Communicating, Leadership, and Expectations for Graduate School

August 24, 2011

Recently Cornelia Dean at the New York Times discussed a variety of ways that scientists are getting together to learn how to talk science to the general public (the article may be behind a firewall, but you should be able to access this via your home institution’s library). Few things are more important nowadays than raising the level of discussion on matters scientific; communicating in an engaging way just what makes science so important and so fun. We’ll hav e more to talk about this presently.

Halfway through the article I came across a reference to the Leopold Leadership Program headed by ecologist, and former president of the Ecology Society of America, Jane Lubchenco. This is indeed a pretty cool group, that  (as their masthead proclaims) advances environmental decision-making by providing academic researchers with the skills and connections needed to be effective leaders and communicators. By this time I was all gung-ho and ready to apply. Then I read that this yea, the program is bringing back all of their previous fellows to confab. Ah well. There is always next year. Keep an eye out for this group, people.

Which is just a long preamble to the fact that while perusing that site, I found a great resource page full of white papers on how to teach climate change, how to talk to policy makers, books by prior Leopold fellows, and one, that I want you to download right now: Graduate Student Expectations and Milestones. This is one of those essays that has been passed down through cohorts of grad students and across labs. Like Huey’s and Stearns’s advice to grad students from the “Life Management” section of GTDA’s blogroll (which yes, dear readers, needs an upgrade), and like an earlier post from another colleague’s lab Eight reality checks for graduate students, it summarizes a lot of useful experience about the graduate student’s life in a short space.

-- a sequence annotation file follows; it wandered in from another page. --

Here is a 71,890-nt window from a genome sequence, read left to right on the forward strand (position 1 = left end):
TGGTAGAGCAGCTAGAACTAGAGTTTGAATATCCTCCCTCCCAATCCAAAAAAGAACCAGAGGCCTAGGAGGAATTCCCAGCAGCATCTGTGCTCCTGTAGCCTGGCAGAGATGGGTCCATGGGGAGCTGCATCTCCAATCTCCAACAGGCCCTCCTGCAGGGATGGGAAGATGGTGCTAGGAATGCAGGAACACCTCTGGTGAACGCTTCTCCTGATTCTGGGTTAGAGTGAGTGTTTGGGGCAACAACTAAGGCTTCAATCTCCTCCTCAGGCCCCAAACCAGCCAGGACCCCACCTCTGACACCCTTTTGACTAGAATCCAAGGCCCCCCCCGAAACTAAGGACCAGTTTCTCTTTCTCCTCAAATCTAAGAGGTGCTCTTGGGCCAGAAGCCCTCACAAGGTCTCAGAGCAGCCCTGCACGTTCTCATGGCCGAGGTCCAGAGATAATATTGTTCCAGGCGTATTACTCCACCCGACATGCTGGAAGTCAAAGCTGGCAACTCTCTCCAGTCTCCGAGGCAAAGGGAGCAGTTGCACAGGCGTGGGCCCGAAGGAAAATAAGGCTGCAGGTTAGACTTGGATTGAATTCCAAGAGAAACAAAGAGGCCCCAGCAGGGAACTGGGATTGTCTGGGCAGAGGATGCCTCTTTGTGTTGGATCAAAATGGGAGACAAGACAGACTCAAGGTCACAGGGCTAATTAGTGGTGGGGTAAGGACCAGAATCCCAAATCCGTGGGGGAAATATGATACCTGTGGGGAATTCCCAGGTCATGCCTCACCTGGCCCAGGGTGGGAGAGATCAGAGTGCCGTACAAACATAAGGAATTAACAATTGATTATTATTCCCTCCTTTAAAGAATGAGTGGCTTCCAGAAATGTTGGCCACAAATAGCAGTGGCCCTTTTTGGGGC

Read Graduate Student Expectations and Milestones and show it to your labmates. Better yet, ask your advisor what she thinks about it. It could open your eyes; it could save you a lot of time and trouble.